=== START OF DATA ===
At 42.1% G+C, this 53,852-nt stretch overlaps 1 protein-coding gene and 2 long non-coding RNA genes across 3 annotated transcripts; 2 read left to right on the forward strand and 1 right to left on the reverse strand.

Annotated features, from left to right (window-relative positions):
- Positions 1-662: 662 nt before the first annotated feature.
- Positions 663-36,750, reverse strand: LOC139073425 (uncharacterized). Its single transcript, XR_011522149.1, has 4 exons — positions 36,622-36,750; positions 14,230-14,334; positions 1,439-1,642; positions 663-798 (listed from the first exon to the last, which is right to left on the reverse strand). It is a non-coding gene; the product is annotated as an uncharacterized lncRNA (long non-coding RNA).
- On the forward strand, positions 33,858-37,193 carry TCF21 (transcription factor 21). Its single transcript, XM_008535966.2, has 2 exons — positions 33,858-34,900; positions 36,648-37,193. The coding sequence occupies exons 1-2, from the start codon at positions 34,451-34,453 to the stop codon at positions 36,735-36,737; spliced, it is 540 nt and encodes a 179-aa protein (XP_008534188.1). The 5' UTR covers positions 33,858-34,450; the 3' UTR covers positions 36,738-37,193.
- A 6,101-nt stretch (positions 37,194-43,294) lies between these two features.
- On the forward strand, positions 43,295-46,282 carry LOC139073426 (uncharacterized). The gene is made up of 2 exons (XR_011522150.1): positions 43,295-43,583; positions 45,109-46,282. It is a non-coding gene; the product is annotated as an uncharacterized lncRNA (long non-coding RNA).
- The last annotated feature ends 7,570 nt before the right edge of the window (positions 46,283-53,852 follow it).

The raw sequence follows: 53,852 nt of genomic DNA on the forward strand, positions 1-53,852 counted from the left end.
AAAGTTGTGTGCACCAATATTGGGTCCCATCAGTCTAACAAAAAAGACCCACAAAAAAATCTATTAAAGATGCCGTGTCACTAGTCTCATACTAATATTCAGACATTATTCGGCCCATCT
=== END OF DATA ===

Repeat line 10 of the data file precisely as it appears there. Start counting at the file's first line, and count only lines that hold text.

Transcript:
AAAGTTGTGTGCACCAATATTGGGTCCCATCAGTCTAACAAAAAAGACCCACAAAAAAATCTATTAAAGATGCCGTGTCACTAGTCTCATACTAATATTCAGACATTATTCGGCCCATCT